Building vibrant and tolerant democracies
The country case studies presented in this book have demonstrated that the Southern African region is still characterised by unacceptable levels of inequality. In many cases, poverty and inequality are on the increase, particularly in countries in crisis such as Zimbabwe and Swaziland, but even agricultural economies such as Malawi and resource-rich countries such as Namibia, South Africa and Angola have not been able to significantly reduce wealth gaps. Most countries managed to achieve some progress in the period immediately after independence. This usually took the form of expanded social services to reach the majority of the population which had been deliberately neglected under colonial rule. However, there was no systematic transformation of economic structures, and the typical African enclave economy persisted until today: a relatively small and well-resourced formal sector that operates in isolation from a large, growing and poverty-stricken informal economy and the communal subsistence economy.
The case studies demonstrate that social mobility and equal opportunity remain alien concepts for far too many people in the region. Evidently there is a close and direct relationship between inequality and poverty and thus any attempt to deal with poverty has to address the question of inequality as well. It is essential that the issues of poverty and inequality are mainstreamed in all aspects of social and economic policy. Furthermore, resources set aside for poverty reduction, social protection, and job creation cannot be left to the vagaries of corrupt officials or bureaucracies that usurp scarce resources needed to improve livelihoods.
Persistent gender inequalities in virtually all spheres of life – from customary practices and labour-market discrimination to unequal access to social services and economic resources such as land – are still a defining feature of Southern Africa. This is reflected in the gendered impact of HIV/AIDS, which is still a major scourge in the region. Given the interlink between poverty, gender and HIV, it is hardly surprising that the epidemic has hit black working class women and female peasants the hardest. This can only be altered through structural interventions that will empower women to change their socio-economic status. HIV/AIDS cannot be treated as a medical problem but requires social and economic changes.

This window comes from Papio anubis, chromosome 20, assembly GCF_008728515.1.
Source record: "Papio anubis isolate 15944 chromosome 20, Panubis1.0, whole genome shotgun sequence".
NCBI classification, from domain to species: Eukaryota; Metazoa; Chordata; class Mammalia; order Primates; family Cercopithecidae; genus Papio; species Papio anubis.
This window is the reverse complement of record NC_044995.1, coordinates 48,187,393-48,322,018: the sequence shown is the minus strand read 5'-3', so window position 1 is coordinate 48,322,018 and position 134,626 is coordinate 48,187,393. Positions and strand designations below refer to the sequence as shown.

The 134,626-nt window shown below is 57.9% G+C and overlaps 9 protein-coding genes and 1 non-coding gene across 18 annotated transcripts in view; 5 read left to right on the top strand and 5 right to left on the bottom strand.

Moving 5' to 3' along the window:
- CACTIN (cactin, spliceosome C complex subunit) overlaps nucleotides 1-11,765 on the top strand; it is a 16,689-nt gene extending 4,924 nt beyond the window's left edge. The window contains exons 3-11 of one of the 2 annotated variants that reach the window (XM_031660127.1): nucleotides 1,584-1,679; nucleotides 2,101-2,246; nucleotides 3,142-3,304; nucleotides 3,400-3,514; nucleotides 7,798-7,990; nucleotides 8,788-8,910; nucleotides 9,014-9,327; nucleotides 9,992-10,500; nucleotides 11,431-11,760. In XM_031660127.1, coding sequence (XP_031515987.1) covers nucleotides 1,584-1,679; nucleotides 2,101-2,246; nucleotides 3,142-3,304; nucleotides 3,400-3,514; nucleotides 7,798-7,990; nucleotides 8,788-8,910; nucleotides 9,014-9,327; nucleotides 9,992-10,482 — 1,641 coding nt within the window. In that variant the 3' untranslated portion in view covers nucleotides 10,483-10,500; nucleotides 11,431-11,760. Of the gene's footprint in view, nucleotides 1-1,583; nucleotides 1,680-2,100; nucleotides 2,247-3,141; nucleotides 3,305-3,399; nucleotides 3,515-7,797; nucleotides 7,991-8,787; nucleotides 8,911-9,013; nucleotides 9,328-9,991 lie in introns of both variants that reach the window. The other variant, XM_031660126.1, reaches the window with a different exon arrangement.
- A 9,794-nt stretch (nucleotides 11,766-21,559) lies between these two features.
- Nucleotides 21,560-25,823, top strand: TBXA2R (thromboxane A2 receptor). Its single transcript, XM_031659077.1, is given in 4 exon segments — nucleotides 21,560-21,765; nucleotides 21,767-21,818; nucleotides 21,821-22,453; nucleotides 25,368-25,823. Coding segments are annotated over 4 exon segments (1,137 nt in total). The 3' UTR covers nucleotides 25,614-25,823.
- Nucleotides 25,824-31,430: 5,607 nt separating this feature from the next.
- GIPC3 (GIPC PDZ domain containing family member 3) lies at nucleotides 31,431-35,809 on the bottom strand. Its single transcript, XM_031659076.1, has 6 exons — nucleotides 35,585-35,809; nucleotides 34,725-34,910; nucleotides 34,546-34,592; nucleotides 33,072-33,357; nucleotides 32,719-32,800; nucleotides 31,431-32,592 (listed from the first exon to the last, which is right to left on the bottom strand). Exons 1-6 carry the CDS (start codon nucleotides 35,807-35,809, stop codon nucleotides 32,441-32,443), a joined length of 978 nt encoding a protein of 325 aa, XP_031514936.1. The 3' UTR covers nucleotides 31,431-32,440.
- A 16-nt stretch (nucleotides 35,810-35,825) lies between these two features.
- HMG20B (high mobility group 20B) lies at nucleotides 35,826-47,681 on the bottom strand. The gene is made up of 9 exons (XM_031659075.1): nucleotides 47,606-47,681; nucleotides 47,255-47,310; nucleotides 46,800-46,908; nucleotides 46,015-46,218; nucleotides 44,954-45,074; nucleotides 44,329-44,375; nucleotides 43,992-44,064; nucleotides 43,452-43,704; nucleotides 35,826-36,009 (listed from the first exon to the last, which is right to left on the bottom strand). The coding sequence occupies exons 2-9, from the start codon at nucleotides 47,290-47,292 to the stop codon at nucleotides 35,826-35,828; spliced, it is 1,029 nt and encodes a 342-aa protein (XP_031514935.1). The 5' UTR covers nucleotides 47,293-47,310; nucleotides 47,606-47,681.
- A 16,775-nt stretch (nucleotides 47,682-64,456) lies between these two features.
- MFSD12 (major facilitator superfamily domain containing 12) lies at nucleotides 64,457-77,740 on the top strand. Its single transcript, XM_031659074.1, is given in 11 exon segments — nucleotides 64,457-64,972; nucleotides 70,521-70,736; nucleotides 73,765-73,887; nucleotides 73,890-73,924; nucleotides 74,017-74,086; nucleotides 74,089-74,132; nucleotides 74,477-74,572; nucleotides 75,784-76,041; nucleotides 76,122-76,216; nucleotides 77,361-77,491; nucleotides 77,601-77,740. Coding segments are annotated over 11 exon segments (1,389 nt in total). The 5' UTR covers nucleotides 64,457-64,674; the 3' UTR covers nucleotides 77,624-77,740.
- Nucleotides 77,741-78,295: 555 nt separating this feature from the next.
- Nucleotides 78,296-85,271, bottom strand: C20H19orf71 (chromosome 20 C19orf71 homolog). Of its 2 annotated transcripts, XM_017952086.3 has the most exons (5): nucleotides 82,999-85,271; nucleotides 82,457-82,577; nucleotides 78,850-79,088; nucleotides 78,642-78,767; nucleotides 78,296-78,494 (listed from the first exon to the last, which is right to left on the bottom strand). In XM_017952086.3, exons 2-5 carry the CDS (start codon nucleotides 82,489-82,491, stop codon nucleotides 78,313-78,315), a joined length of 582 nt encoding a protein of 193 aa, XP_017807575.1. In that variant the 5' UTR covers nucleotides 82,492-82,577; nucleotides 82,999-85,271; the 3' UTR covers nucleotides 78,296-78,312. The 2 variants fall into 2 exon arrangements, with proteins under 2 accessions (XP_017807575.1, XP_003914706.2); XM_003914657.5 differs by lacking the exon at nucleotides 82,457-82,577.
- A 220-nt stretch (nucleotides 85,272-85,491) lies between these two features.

The case studies further demonstrate that widening disparities have increased the sense of injustice and deprivation for far too many people in the region as neither resource-rich countries nor agricultural societies managed to substantially reduce inequality after independence. Likewise, neither the bureaucratic, state centred socialist form of government in Angola nor the market-driven approaches of countries like South Africa and Namibia were able to redress the colonial legacies of inequality and exclusion. There is thus no doubt that Southern Africa needs a fresh and different approach to solving the current socio-economic challenges.
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